We continue to work with the county attorney in developing new attendance policies. Progress on this has been slow but we want a good policy in place. We also are constantly looking at working toward addressing bullying. A new online reporting system was put in place this year. Building administrators continue to work on being responsive to these concerns. We have seen a raised awareness across the state this year to this issue. It is not a local district issue. It is an issue for all educators across the state. We will continue to be aggressive in our efforts to address the bullies in the district.
It is way too early to make accurate projections for the next school year, but I will share what I know at this time. Count day always falls on Oct. 1 of each year based on students in your buildings and living in your district. We do know that we have a sizable group of students who have moved into our district since count day. It is estimated that there are more than 50 students we are serving now than we had on count day. If the majority of these students remain in the district until Oct. 1 of next year and we don’t lose a lot of students, we could see a big enrollment increase. Now we recognize at times that this is a moving target and can shift either direction in a short period of time. We also know that kindergarten round-up numbers are well ahead of what we saw last year. That in combination with the fact that our graduating class is a smaller class than average also leads one to believe there will be an increase in enrollments. On an even more positive note, we are aware of at least eight students who had previously open-enrolled out that have indicated that they are coming back to the district. We are aware of some others who may be doing the same. That is very encouraging that we are doing some good things and others are recognizing what a quality education and programming is available in Washington.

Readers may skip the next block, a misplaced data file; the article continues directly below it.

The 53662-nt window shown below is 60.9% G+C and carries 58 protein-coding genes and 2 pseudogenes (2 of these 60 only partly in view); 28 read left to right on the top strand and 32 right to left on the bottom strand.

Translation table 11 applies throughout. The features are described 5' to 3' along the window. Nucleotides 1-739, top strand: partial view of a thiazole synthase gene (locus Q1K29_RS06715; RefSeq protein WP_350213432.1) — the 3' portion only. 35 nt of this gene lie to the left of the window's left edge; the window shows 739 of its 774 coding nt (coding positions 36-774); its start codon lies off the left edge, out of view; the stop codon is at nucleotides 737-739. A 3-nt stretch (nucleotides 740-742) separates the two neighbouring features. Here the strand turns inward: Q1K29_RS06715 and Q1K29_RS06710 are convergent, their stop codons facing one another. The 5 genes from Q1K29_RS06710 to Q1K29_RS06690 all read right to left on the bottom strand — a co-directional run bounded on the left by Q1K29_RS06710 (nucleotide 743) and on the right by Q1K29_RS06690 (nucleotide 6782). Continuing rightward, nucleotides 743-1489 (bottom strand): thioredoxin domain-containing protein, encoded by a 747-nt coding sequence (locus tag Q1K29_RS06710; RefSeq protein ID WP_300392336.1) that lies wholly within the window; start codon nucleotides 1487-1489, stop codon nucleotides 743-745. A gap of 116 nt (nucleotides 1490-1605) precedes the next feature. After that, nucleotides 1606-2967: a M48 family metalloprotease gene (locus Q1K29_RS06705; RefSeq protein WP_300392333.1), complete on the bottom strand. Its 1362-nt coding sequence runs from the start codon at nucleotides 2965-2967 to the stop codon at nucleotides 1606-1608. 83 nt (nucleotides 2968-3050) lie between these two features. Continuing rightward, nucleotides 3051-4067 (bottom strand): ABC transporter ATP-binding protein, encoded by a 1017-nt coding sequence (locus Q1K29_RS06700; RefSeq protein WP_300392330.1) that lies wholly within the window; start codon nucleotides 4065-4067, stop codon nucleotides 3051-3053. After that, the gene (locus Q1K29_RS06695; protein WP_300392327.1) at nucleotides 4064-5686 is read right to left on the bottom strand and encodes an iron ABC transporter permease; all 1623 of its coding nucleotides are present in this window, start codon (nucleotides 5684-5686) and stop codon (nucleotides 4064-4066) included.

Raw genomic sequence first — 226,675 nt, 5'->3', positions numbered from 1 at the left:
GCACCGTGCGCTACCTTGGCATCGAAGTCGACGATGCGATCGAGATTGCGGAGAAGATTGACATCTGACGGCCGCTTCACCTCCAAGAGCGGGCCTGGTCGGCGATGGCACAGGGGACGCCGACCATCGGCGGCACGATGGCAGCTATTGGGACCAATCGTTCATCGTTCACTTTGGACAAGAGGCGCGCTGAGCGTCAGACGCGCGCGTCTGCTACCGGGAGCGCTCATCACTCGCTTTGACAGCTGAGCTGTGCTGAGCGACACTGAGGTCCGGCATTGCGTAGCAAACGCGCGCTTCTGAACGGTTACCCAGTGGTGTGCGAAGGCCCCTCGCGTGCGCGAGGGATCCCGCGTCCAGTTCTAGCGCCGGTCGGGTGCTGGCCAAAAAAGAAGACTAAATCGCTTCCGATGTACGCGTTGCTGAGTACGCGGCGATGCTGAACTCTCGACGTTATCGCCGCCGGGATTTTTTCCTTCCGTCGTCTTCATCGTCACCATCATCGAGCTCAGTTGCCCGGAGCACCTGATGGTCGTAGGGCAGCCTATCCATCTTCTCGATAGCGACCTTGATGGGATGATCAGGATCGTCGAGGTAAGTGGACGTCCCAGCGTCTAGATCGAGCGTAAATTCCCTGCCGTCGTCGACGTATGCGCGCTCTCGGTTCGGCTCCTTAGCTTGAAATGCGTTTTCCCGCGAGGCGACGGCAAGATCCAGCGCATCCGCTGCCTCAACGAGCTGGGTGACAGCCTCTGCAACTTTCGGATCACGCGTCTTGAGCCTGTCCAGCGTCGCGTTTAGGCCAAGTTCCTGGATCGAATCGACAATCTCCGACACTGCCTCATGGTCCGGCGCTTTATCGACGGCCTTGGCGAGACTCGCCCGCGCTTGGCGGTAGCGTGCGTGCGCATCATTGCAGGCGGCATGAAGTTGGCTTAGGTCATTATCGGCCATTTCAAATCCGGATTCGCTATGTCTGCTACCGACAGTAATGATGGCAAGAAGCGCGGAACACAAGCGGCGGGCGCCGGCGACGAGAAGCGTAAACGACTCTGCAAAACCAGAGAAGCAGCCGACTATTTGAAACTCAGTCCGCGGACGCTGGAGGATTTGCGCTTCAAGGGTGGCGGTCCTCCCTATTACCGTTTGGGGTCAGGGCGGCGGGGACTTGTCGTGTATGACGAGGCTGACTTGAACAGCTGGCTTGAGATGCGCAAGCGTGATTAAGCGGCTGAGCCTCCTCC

Private School and Home School Funding
I had an interesting conversation with a patron recently where they were under the assumption that we were receiving funding for students who attend St. James. As far as the state of Iowa is concerned, these kids don’t exist. The exception to this would be the preschool program since they are considered a provider under the Washington CSD grant. There is no state funding that follows a student who attends a private institution. There are some requirements from the federal government where federal funds have to be shared with any certified private school providers, most notably, Title I funds. Private schools are dependent upon the tuition they charge to deliver services. The same is true for home school students unless they are working with their local school district through a home school assistance program. If they are working with a home school assistance program, the local district receives a .3 weighting for these students, or in other words about $1,800 per student instead of the normal $6,000. If students are not a part of a home school assistance program, there is no funding that follows the student.